|Dao, Maria Carlota|
Submitted to: Journal of Perinatology
Publication Type: Peer Reviewed Journal
Publication Acceptance Date: 5/17/2012
Publication Date: 2/21/2013
Citation: Dao, M., Sen, S., Iyer, C., Klebenov, D., Meydani, S.N. 2013. Obesity during pregnancy impairs fetal iron status: is hepcidin the link?. Journal of Perinatology. 33:177-181. Interpretive Summary: The obesity epidemic is expanding worldwide, affecting women of reproductive age. Previous evidence has shown that obese individuals are more likely to be iron deficient. This occurs because chronic inflammation of obesity causes an increase in the levels of hepcidin, a hormone that lowers iron levels in circulation. Proper iron status during pregnancy is crucial for fetal development. Obesity during pregnancy has negative consequences on infant health. We are the first to report the effect of obesity during pregnancy on fetal iron status. We conducted a prospective case control study in which we measured iron status, inflammation, and hepcidin levels in 15 lean and 15 obese pregnant women, as well as their cord blood upon birth. We found that obese pregnant women had significantly higher inflammation and hepcidin levels than lean pregnant women, and that cord blood from the obese group had significantly lower iron status than the lean group. These results suggest that iron transfer from the mother to the fetus can be hindered by obesity, and that this likely happens through the action of hepcidin. Given the growing numbers of obese reproductive age women worldwide and the negative impact of dysregulated iron transfer from the mother to the fetus, our findings require urgent recognition from those who care for pregnant women and their children.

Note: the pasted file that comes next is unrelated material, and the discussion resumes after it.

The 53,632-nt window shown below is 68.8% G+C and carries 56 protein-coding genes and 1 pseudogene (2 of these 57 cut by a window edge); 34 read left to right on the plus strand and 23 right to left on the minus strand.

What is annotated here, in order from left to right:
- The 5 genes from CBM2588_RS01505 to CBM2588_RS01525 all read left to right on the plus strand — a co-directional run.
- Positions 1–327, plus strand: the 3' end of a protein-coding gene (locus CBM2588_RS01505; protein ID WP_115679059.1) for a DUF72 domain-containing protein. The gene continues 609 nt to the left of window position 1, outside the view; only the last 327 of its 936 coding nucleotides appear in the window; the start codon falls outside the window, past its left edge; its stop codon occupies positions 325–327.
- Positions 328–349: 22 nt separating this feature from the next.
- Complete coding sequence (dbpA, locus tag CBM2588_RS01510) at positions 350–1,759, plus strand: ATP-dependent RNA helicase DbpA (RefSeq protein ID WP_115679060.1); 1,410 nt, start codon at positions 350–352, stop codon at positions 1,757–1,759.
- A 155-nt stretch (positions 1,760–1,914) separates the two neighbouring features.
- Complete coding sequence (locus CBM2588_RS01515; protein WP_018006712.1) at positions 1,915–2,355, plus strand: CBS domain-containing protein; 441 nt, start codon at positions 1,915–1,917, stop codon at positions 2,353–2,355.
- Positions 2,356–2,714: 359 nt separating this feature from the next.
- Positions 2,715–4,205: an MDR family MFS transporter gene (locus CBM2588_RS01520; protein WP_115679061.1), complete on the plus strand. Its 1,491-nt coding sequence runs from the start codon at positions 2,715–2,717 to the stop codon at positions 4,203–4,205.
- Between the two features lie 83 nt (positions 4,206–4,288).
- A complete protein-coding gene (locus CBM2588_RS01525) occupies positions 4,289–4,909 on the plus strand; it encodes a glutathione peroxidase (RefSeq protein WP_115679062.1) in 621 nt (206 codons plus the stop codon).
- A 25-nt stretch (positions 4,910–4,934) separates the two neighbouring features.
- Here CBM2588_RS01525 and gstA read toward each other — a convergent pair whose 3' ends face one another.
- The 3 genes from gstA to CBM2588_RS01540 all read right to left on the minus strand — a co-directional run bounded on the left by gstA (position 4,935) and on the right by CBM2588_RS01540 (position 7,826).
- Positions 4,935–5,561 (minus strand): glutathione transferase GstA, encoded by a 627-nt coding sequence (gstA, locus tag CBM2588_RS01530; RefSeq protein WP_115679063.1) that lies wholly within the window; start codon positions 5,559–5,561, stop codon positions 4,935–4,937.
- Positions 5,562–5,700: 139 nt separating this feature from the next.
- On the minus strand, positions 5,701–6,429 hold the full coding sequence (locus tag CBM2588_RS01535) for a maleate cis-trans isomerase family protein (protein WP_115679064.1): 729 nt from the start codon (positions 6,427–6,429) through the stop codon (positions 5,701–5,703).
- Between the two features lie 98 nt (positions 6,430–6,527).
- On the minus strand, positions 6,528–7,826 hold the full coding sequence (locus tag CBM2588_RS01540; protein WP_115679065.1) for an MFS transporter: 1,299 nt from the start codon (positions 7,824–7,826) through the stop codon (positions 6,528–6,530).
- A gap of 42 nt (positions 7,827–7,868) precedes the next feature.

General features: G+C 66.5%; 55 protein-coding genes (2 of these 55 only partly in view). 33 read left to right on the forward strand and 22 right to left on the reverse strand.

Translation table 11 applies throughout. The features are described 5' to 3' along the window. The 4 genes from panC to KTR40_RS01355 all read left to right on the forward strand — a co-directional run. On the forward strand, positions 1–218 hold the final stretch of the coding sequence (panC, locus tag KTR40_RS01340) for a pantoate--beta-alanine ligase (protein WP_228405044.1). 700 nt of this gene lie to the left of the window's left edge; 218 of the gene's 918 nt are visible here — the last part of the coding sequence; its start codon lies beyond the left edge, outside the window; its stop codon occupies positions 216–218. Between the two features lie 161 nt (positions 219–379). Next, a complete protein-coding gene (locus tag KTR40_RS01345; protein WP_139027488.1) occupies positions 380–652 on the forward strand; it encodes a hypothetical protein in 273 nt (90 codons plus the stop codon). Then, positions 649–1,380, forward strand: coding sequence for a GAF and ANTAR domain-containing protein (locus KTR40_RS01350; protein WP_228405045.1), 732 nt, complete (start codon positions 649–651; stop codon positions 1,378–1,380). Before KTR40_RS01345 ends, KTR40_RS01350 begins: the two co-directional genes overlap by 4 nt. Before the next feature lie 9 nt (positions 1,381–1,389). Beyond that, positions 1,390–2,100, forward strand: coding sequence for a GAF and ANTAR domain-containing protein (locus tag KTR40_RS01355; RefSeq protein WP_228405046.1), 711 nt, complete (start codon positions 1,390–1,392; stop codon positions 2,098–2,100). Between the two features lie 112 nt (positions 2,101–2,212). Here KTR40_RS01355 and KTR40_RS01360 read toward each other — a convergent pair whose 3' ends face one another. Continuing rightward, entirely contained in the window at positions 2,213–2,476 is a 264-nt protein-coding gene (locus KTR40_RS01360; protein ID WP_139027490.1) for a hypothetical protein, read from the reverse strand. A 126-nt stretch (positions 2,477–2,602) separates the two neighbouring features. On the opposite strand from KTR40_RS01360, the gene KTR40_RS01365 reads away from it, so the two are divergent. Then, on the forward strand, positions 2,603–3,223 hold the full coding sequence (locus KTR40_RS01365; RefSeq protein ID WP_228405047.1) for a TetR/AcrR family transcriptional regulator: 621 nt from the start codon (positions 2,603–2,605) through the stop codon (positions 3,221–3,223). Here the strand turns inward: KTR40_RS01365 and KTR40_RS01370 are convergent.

Technical Abstract: Over half of reproductive age women in the developed world are overweight or obese. Obesity during pregnancy has serious consequences for maternal and child health which we are just beginning to understand. Obesity is characterized by chronic inflammation, which upregulates hepcidin, a peptide hormone that controls cellular iron export, and results in iron insufficiency. However, the effect of this pro-inflammatory environment on fetal iron status, a critical factor in infant neurodevelopment, is not known. We sought to determine, for the first time, the effect of maternal obesity on maternal-fetal iron transfer. Fifteen obese and 15 lean women were recruited in their second trimester of pregnancy. Markers of iron status and inflammation as well as levels of hepcidin were measured in maternal and cord blood. We found that pre-pregnancy obesity increases maternal inflammation and hepcidin and is associated with impaired maternal-fetal iron transfer. Maternal obesity creates a pro-inflammatory environment for the developing fetus. Our findings suggest that this inflammation increases hepcidin, which impairs maternal-fetal iron transfer. As obesity reaches epidemic proportions worldwide, it is critical to recognize its ramifications on current and future generations in order to devise targeted prevention and treatment strategies.